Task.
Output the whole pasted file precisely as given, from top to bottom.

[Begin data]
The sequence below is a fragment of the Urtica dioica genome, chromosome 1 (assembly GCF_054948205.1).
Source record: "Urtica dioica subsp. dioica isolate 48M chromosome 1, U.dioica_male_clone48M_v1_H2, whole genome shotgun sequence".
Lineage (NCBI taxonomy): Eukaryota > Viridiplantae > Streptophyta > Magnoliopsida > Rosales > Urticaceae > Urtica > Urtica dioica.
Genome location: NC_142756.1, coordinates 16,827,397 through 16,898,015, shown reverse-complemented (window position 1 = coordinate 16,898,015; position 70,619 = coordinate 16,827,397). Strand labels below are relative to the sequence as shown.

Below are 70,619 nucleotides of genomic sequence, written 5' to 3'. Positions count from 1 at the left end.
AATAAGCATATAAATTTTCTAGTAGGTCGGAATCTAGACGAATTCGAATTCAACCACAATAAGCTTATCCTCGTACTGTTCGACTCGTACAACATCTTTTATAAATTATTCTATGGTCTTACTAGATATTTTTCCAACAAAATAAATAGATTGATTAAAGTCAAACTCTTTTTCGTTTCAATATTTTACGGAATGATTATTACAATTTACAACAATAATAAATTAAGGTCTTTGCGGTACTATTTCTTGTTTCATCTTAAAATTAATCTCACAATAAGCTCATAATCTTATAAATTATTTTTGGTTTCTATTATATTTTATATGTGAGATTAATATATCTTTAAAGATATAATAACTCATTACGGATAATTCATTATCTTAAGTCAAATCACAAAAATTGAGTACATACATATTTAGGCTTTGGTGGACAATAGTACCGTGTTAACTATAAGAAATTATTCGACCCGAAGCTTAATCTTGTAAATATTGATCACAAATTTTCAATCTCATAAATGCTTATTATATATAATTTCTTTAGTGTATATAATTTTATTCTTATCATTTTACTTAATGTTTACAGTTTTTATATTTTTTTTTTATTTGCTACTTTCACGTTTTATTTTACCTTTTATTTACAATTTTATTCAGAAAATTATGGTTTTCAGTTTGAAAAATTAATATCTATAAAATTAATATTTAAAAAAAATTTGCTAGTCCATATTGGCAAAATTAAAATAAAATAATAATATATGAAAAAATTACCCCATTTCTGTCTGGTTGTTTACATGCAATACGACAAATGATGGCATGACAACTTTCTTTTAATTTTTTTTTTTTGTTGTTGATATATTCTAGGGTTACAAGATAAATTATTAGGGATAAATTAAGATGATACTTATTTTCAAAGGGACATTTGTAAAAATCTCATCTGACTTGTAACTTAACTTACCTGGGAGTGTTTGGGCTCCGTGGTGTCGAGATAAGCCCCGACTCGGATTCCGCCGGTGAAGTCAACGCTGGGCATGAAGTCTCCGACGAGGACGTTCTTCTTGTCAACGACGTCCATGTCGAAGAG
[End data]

The sequence below is a fragment of the Urtica dioica genome, chromosome 1 (assembly GCF_054948205.1).
Source record: "Urtica dioica subsp. dioica isolate 48M chromosome 1, U.dioica_male_clone48M_v1_H2, whole genome shotgun sequence".
Lineage (NCBI taxonomy): Eukaryota > Viridiplantae > Streptophyta > Magnoliopsida > Rosales > Urticaceae > Urtica > Urtica dioica.
Genome location: NC_142756.1, coordinates 16,827,397 through 16,898,015, shown reverse-complemented (window position 1 = coordinate 16,898,015; position 70,619 = coordinate 16,827,397). Strand labels below are relative to the sequence as shown.

Below are 70,619 nucleotides of genomic sequence, written 5' to 3'. Positions count from 1 at the left end.
AATAAGCATATAAATTTTCTAGTAGGTCGGAATCTAGACGAATTCGAATTCAACCACAATAAGCTTATCCTCGTACTGTTCGACTCGTACAACATCTTTTATAAATTATTCTATGGTCTTACTAGATATTTTTCCAACAAAATAAATAGATTGATTAAAGTCAAACTCTTTTTCGTTTCAATATTTTACGGAATGATTATTACAATTTACAACAATAATAAATTAAGGTCTTTGCGGTACTATTTCTTGTTTCATCTTAAAATTAATCTCACAATAAGCTCATAATCTTATAAATTATTTTTGGTTTCTATTATATTTTATATGTGAGATTAATATATCTTTAAAGATATAATAACTCATTACGGATAATTCATTATCTTAAGTCAAATCACAAAAATTGAGTACATACATATTTAGGCTTTGGTGGACAATAGTACCGTGTTAACTATAAGAAATTATTCGACCCGAAGCTTAATCTTGTAAATATTGATCACAAATTTTCAATCTCATAAATGCTTATTATATATAATTTCTTTAGTGTATATAATTTTATTCTTATCATTTTACTTAATGTTTACAGTTTTTATATTTTTTTTTTATTTGCTACTTTCACGTTTTATTTTACCTTTTATTTACAATTTTATTCAGAAAATTATGGTTTTCAGTTTGAAAAATTAATATCTATAAAATTAATATTTAAAAAAAATTTGCTAGTCCATATTGGCAAAATTAAAATAAAATAATAATATATGAAAAAATTACCCCATTTCTGTCTGGTTGTTTACATGCAATACGACAAATGATGGCATGACAACTTTCTTTTAATTTTTTTTTTTTGTTGTTGATATATTCTAGGGTTACAAGATAAATTATTAGGGATAAATTAAGATGATACTTATTTTCAAAGGGACATTTGTAAAAATCTCATCTGACTTGTAACTTAACTTACCTGGGAGTGTTTGGGCTCCGTGGTGTCGAGATAAGCCCCGACTCGGATTCCGCCGGTGAAGTCAACGCTGGGCATGAAGTCTCCGACGAGGACGTTCTTCTTGTCAACGACGTCCATGTCGAAGAG